Netflix is trying to block password sharing with a new pop-up feature

The streaming giant is testing a new feature that would stop password sharing

Netflix is trying to block password sharing with a new pop-up feature 15

Though Netflix is well aware of password sharing among users, the streaming giant hasn’t really done much to stop it. However, a new feature currently being tested by the streamer suggests that the company may be finally gearing up to crack down on password sharing.

As first reported by The Streamable, Netflix has rolled out a pop-up message asking certain users to prove they are authorized to stream on the account to be able to keep watching.

When a user selects their profile on a shared Netflix account, the following message appears on the screen: “If you don’t live with the owner of this account, you need your own account to keep watching.” Below that message is the question “Is this your account?” And in order to continue, the user needs to verify the account with an e-mail or text code or create a completely new account with a 30-day free trial. While the user can also choose to verify later, the pop-up message will show up again at an undetermined later time.

According to The Streamable, the new feature, as of the moment, is only being tested with users who watch on the Netflix TV app.

Though it’s clear that the new feature offers a way to stop password sharing among users, a spokesman for Netflix simply said that the “test is designed to help ensure that people using Netflix accounts are authorized to do so.”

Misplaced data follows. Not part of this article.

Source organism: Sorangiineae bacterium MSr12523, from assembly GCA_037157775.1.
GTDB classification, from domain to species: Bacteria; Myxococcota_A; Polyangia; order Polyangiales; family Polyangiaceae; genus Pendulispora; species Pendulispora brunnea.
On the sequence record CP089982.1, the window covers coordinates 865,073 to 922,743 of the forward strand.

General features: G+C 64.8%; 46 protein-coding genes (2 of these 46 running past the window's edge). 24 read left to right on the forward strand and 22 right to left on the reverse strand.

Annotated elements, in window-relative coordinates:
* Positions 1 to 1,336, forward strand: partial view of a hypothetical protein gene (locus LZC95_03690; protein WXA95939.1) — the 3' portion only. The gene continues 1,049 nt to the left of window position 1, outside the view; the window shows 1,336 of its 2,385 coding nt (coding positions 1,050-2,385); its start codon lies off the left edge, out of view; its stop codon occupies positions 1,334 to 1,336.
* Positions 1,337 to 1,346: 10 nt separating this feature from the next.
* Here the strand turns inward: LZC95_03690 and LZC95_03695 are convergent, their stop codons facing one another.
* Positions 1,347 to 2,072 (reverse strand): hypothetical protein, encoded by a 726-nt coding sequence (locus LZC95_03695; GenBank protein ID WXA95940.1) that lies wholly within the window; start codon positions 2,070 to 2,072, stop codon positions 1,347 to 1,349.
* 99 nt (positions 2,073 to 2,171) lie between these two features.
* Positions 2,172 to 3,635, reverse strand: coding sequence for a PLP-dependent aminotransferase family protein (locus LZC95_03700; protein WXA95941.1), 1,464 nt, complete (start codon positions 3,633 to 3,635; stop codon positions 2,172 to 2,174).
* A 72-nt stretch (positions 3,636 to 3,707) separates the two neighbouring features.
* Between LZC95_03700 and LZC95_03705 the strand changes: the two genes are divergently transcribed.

According to the company’s terms of service, subscribers can only share their accounts with members of their respective households. However, it’s not clear if users need to be on the same IP address with the account owner for them to be considered living in the same household.

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Netflix has not done anything to police that except by setting limits on simultaneous streaming. Netflix’s $8.99 basic plan allows streaming on a single device; its $13.99 standard plan offers streaming on up to 2 devices; while its $17.99 premium plan allows streaming on up to 4 devices. Interestingly, the streamer doesn’t limit users on the number of devices a single account can be logged into.

Though Netflix’s viewership has hit the roof during the pandemic ― reaching 200 million users last month, the streamer’s apparent effort to crack down on password sharing is probably part of its wider plan to keep up that momentum despite competition from a slew of new streamers, including Disney+, AT&T’s HBO Max, NBCUniversal’s Peacock, and ViacomCBS’s Paramount+.

If news of Netflix’s potential crackdown on password sharing makes you a little anxious, you can always use DoNotPay, a Google Chrome extension that lets you share your Netflix account with others without actually revealing your password.

Sources: The Streamable, CNN, Deadline